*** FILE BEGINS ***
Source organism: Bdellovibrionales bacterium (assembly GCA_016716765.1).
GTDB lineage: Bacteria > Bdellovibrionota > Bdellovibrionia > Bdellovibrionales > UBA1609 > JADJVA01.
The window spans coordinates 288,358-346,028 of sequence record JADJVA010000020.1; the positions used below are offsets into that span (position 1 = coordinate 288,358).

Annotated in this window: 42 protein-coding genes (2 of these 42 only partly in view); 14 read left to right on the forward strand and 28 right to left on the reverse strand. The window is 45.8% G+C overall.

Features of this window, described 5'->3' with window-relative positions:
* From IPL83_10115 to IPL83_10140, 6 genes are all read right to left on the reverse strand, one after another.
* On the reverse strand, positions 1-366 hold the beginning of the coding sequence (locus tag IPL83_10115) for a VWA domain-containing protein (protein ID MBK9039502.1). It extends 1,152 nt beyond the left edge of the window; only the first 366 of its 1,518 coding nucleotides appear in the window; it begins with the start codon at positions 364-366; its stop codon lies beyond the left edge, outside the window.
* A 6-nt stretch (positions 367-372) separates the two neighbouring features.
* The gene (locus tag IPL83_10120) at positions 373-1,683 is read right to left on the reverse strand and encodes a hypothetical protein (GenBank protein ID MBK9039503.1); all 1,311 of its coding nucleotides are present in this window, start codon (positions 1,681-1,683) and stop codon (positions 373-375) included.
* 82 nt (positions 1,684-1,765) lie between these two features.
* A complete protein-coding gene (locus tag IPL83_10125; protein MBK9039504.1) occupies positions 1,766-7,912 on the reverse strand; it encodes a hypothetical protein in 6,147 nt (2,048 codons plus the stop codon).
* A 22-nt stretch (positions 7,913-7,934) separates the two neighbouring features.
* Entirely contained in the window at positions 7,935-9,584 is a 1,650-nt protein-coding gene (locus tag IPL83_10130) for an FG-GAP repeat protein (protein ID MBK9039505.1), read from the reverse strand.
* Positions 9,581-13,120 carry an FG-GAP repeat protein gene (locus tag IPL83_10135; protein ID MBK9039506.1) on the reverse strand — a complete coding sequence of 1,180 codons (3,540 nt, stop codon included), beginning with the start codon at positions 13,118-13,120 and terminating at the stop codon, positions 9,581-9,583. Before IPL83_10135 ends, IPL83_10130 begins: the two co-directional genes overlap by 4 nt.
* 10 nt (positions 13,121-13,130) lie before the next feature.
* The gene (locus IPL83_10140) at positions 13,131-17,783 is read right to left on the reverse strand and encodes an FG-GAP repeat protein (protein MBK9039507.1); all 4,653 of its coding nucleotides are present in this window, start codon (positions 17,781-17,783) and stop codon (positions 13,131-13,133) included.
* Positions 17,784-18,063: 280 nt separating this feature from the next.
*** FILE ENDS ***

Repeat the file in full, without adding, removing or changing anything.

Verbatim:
Source organism: Bdellovibrionales bacterium (assembly GCA_016716765.1).
GTDB lineage: Bacteria > Bdellovibrionota > Bdellovibrionia > Bdellovibrionales > UBA1609 > JADJVA01.
The window spans coordinates 288,358-346,028 of sequence record JADJVA010000020.1; the positions used below are offsets into that span (position 1 = coordinate 288,358).

Annotated in this window: 42 protein-coding genes (2 of these 42 only partly in view); 14 read left to right on the forward strand and 28 right to left on the reverse strand. The window is 45.8% G+C overall.

Features of this window, described 5'->3' with window-relative positions:
* From IPL83_10115 to IPL83_10140, 6 genes are all read right to left on the reverse strand, one after another.
* On the reverse strand, positions 1-366 hold the beginning of the coding sequence (locus tag IPL83_10115) for a VWA domain-containing protein (protein ID MBK9039502.1). It extends 1,152 nt beyond the left edge of the window; only the first 366 of its 1,518 coding nucleotides appear in the window; it begins with the start codon at positions 364-366; its stop codon lies beyond the left edge, outside the window.
* A 6-nt stretch (positions 367-372) separates the two neighbouring features.
* The gene (locus tag IPL83_10120) at positions 373-1,683 is read right to left on the reverse strand and encodes a hypothetical protein (GenBank protein ID MBK9039503.1); all 1,311 of its coding nucleotides are present in this window, start codon (positions 1,681-1,683) and stop codon (positions 373-375) included.
* 82 nt (positions 1,684-1,765) lie between these two features.
* A complete protein-coding gene (locus tag IPL83_10125; protein MBK9039504.1) occupies positions 1,766-7,912 on the reverse strand; it encodes a hypothetical protein in 6,147 nt (2,048 codons plus the stop codon).
* A 22-nt stretch (positions 7,913-7,934) separates the two neighbouring features.
* Entirely contained in the window at positions 7,935-9,584 is a 1,650-nt protein-coding gene (locus tag IPL83_10130) for an FG-GAP repeat protein (protein ID MBK9039505.1), read from the reverse strand.
* Positions 9,581-13,120 carry an FG-GAP repeat protein gene (locus tag IPL83_10135; protein ID MBK9039506.1) on the reverse strand — a complete coding sequence of 1,180 codons (3,540 nt, stop codon included), beginning with the start codon at positions 13,118-13,120 and terminating at the stop codon, positions 9,581-9,583. Before IPL83_10135 ends, IPL83_10130 begins: the two co-directional genes overlap by 4 nt.
* 10 nt (positions 13,121-13,130) lie before the next feature.
* The gene (locus IPL83_10140) at positions 13,131-17,783 is read right to left on the reverse strand and encodes an FG-GAP repeat protein (protein MBK9039507.1); all 4,653 of its coding nucleotides are present in this window, start codon (positions 17,781-17,783) and stop codon (positions 13,131-13,133) included.
* Positions 17,784-18,063: 280 nt separating this feature from the next.